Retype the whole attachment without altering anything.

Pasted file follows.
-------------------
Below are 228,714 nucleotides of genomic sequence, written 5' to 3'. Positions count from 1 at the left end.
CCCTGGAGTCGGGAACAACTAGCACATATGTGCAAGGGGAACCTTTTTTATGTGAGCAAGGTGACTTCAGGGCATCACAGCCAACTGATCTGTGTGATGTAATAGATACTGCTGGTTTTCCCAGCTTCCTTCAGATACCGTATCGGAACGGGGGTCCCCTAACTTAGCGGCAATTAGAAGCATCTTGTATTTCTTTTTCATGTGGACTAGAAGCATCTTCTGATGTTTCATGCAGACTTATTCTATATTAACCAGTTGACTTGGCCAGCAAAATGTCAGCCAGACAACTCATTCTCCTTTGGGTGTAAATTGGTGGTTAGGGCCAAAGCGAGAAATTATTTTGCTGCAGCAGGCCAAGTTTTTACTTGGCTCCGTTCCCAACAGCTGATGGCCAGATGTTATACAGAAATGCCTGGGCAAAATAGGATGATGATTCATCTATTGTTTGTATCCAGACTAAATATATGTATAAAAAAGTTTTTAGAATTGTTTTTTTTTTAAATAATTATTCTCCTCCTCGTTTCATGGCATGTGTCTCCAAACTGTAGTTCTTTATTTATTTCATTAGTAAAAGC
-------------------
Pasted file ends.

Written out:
Below are 228,714 nucleotides of genomic sequence, written 5' to 3'. Positions count from 1 at the left end.
CCCTGGAGTCGGGAACAACTAGCACATATGTGCAAGGGGAACCTTTTTTATGTGAGCAAGGTGACTTCAGGGCATCACAGCCAACTGATCTGTGTGATGTAATAGATACTGCTGGTTTTCCCAGCTTCCTTCAGATACCGTATCGGAACGGGGGTCCCCTAACTTAGCGGCAATTAGAAGCATCTTGTATTTCTTTTTCATGTGGACTAGAAGCATCTTCTGATGTTTCATGCAGACTTATTCTATATTAACCAGTTGACTTGGCCAGCAAAATGTCAGCCAGACAACTCATTCTCCTTTGGGTGTAAATTGGTGGTTAGGGCCAAAGCGAGAAATTATTTTGCTGCAGCAGGCCAAGTTTTTACTTGGCTCCGTTCCCAACAGCTGATGGCCAGATGTTATACAGAAATGCCTGGGCAAAATAGGATGATGATTCATCTATTGTTTGTATCCAGACTAAATATATGTATAAAAAAGTTTTTAGAATTGTTTTTTTTTTAAATAATTATTCTCCTCCTCGTTTCATGGCATGTGTCTCCAAACTGTAGTTCTTTATTTATTTCATTAGTAAAAGC